Despite the tariff hike, the current Government is still subsidizing approximately 14billion per year on fuel. 

Some readers might see this post as pro TNB or pro Government, which I am not. The entire purpose of this post is to discover the truth behind the tariff hike and eliminate the misconception many have towards  a company that has served us faithfully throughout the years.

Obviously there will be the occasional black out here and there which is a norm for any utility company in any country. Yet I choose to believe that TNB as a whole will continuously improve on their service delivery for Malaysians. 

On the other hand, let us not forget that as paying consumers, we have every right to demand for fast response when there's an interruption or when we need a new meter installed.

Cheers and Happy Investing!

P.s : If a certain Youth Chief is criticizing the tariff hike which was initiated by his own ruling certainly tells us a lot huh...

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Monday, 9 December 2013

HLA Cash Promise, What's All The Fuss About?

Most recently, a blog reader of mine highlighted this product by the name of Hong Leong Assurance (HLA) Cash Promise. This product has generated quite a buzz over the past 1-2 years due to its annual guaranteed cash benefits, paid on the first year of subscription. In addition the policy subscriber is only required to deposit a fix amount over a period of 6 years to enjoy the annual guaranteed cash benefit  payout (approximately 20% of the annual fix amount deposited) for 25 years. 

In fact the HLA Cash Promise is intensely debated in a thread at as shared below:

Despite the heated discussion of the product as well as the occasional sharing of experience related to unscrupulous agent trying promoting the product blindly, there's still not much that can be concluded from the product.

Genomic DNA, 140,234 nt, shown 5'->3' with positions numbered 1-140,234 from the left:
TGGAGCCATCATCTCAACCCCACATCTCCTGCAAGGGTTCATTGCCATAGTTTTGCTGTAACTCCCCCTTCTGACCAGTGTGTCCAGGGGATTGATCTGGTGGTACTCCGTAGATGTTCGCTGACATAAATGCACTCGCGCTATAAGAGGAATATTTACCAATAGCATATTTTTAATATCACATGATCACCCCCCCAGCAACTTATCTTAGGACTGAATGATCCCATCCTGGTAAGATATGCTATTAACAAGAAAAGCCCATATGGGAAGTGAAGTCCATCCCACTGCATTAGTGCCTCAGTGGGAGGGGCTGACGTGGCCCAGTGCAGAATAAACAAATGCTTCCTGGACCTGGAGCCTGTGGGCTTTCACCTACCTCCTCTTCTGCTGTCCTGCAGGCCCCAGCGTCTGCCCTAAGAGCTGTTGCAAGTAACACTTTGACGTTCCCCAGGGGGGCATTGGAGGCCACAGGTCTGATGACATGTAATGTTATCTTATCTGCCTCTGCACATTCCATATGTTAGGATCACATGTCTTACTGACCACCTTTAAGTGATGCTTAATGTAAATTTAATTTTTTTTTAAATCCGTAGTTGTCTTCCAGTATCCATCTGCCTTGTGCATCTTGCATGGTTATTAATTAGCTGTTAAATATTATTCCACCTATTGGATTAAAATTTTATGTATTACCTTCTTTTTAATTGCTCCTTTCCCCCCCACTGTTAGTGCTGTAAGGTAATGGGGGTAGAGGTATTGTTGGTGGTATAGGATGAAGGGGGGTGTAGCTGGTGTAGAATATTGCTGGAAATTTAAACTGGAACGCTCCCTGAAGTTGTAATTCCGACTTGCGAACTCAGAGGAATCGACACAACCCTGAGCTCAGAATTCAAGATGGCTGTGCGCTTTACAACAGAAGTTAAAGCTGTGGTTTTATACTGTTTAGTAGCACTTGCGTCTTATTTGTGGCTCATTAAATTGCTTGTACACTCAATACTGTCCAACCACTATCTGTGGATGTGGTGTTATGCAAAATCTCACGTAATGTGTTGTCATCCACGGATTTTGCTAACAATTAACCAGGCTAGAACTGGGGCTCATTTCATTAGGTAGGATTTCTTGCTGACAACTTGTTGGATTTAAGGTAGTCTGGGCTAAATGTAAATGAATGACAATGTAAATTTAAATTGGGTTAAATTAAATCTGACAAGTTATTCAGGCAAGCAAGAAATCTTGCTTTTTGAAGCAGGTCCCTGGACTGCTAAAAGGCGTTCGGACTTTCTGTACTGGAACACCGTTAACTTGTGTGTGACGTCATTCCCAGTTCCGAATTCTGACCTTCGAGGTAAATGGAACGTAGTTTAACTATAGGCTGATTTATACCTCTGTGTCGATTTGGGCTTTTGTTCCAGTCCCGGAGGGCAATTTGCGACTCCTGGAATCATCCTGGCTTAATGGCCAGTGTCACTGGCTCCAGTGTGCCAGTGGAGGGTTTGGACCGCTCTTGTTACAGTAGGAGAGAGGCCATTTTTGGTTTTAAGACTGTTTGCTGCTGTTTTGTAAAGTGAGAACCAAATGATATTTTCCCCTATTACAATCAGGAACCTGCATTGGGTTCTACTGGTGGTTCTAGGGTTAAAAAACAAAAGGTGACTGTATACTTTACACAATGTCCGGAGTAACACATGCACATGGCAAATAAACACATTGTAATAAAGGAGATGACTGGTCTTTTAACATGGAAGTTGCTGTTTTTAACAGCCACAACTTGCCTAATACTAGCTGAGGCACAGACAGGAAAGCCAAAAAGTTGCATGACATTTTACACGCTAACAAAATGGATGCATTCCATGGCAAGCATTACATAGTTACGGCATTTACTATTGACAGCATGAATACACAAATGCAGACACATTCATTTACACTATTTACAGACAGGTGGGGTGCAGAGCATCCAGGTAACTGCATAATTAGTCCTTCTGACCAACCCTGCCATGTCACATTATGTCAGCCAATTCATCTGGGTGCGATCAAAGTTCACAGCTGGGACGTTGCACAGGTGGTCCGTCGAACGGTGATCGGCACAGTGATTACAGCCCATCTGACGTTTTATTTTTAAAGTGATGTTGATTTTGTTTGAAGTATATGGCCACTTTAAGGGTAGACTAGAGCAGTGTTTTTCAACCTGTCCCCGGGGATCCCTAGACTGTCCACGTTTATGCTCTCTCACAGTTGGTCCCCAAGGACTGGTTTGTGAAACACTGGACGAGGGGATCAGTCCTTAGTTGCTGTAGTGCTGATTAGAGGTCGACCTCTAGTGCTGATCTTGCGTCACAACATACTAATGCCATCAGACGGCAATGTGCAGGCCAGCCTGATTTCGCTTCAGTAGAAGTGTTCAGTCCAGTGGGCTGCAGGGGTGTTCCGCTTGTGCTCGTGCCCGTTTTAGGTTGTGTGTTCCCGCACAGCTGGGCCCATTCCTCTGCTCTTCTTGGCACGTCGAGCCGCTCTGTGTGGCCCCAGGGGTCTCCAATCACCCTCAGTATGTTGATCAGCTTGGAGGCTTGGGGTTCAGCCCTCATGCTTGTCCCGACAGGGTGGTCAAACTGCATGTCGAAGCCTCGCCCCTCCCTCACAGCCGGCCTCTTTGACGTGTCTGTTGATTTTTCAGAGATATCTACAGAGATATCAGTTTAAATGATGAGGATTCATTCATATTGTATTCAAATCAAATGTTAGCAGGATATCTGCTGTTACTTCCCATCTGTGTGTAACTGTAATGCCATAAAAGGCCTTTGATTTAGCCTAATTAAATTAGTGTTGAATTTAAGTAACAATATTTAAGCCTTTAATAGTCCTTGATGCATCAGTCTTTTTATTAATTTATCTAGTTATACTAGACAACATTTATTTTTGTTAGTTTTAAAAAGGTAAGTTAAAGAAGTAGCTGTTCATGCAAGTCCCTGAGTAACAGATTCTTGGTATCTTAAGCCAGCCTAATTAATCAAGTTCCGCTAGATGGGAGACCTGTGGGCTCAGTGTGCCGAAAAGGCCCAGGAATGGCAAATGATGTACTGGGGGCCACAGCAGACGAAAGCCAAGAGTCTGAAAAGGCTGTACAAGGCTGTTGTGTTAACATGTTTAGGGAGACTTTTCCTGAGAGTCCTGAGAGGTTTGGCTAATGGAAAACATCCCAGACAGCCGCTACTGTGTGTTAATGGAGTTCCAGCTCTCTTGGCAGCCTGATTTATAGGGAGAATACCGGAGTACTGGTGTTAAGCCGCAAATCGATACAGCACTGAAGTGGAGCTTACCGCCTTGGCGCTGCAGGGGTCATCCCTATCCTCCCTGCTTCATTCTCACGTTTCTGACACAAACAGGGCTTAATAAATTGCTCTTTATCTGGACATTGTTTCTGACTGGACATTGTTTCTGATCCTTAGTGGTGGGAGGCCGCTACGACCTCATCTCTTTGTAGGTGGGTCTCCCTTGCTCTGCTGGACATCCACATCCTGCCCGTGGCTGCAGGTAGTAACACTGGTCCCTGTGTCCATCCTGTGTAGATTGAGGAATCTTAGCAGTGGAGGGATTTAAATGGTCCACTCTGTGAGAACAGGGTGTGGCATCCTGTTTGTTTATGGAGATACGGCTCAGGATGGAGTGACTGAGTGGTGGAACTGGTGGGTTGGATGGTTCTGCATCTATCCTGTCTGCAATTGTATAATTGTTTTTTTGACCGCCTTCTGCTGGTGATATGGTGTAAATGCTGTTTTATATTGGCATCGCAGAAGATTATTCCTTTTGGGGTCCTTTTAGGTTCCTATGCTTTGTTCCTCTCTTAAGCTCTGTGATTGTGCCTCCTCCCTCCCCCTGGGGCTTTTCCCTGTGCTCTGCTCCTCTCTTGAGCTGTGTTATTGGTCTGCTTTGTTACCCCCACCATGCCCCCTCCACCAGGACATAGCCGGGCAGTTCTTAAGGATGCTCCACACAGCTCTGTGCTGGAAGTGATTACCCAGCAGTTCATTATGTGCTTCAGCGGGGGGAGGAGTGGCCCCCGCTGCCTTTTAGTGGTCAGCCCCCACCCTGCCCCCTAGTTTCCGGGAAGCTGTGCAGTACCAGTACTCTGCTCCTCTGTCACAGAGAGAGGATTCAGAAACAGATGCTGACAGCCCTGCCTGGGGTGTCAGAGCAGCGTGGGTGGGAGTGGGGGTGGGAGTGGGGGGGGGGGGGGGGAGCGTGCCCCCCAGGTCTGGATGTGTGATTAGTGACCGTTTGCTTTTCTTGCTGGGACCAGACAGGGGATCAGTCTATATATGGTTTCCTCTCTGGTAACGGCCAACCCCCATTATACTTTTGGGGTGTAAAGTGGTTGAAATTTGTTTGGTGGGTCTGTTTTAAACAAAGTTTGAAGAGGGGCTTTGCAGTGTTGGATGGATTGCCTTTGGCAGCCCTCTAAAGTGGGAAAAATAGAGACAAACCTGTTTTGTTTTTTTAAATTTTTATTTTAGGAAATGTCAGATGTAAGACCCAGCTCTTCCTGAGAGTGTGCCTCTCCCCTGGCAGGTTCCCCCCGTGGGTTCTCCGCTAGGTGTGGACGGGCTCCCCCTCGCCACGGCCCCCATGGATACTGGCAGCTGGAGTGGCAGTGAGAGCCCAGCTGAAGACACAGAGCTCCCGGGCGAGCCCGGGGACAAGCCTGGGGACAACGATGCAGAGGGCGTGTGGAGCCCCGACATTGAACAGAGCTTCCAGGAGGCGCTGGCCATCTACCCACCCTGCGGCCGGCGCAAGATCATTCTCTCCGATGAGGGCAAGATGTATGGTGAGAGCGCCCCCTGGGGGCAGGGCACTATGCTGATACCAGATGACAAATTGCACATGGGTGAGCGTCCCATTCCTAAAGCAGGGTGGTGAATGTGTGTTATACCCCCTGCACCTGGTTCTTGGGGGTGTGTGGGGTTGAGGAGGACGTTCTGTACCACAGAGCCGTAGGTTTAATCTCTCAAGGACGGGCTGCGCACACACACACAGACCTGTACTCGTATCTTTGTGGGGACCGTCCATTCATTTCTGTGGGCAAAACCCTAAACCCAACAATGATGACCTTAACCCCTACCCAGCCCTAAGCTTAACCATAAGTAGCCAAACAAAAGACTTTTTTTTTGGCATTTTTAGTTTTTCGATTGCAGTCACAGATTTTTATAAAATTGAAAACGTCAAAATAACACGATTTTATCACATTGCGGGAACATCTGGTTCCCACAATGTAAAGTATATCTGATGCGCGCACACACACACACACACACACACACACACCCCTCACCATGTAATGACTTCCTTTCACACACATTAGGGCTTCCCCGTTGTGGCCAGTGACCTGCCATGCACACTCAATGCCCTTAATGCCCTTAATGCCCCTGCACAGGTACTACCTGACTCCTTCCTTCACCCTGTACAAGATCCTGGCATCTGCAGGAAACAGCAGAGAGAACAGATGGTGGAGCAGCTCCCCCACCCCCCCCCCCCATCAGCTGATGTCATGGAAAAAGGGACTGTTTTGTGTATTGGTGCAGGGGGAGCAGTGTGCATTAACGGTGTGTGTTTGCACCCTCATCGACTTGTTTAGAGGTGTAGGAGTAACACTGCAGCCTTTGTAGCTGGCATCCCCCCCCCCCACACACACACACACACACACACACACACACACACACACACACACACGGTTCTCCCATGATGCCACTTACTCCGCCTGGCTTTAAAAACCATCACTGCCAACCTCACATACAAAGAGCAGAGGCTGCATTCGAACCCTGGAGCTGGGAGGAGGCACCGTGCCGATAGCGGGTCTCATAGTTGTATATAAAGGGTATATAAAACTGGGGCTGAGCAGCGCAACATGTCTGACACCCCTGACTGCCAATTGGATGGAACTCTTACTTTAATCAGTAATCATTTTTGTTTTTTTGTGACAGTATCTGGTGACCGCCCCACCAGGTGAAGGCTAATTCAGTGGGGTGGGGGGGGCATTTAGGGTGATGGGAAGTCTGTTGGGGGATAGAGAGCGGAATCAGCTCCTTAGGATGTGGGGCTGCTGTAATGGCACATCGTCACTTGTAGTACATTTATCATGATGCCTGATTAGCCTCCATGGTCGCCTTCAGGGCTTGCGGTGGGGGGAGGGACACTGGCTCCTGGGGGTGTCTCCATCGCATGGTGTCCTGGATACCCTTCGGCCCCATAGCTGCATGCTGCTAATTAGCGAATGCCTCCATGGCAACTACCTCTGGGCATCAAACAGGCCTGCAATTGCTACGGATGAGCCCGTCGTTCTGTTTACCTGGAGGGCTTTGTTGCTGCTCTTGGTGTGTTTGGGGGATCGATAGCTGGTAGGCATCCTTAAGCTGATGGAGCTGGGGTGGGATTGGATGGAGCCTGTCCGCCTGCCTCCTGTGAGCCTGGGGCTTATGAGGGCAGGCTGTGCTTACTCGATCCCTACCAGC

I tried searching Hong Leong Assurance website only to find the product disclosure sheet which still lack certain information such as the how the annual guaranteed cash benefit is calculated or how the dividend is calculated.

Google searched the product only to discover a few blogs created by representative/agents of this product. Luckily I manage to locate the brochure for the product from one of the blog. Despite the limited information, I'll try my best to review this product to the best of my understanding. 

Now let us take a look at what are the key points of HLA Cash Promise:

Key Points of HLA Cash Promise
  • This is an Insurance Saving Plan (another common name is Insurance Endowment Plan)
  • This is a 25-year participating endowment plan with Guaranteed Yearly Income. 
  • The Guaranteed Yearly Income is payable from end of 1st policy year up to maturity. 
  • The premium payment term of this plan is limited to 6 years only. 
  • The plan provides coverage for Death and Total Permanent Disability*
  • Upon maturity you will enjoy the following:
    • Guaranteed Maturity Benefit
    • Accumulated Guaranteed Yearly Income (if any)
    • Accumulated Non-Guaranteed Annual Cash Dividend (if any)
    • Terminal Dividend (if any)
*I will not elaborate much on the insurance coverage of this product as I believe many are into this plan due to the attractiveness of the annual guaranteed cash benefit and maturity amount. 

What will you get on a yearly basis?
  • Guaranteed Yearly Income
  • Non-Guaranteed Annual Cash Dividend

Descriptions of the above is shown in the product brochure below:

About Guaranteed Yearly Income
A guaranteed amount paid yearly for 25 years.

Both the brochure and the product disclosure sheet does not indicate how the guaranteed amount paid is calculated. However from blogs providing calculation samples, I believe the rate used to calculated Guaranteed Yearly Income is 20% of the annual amount deposited.

For example;
If you subscribe to this plan and you're depositing RM50,000 per year over 6 years, the Guaranteed Yearly Income is
= 20% of RM50,000
= RM10,000 (paid out yearly to you over a period of 25 years)

You are also given flexibility to do the following with your Guaranteed Yearly Income: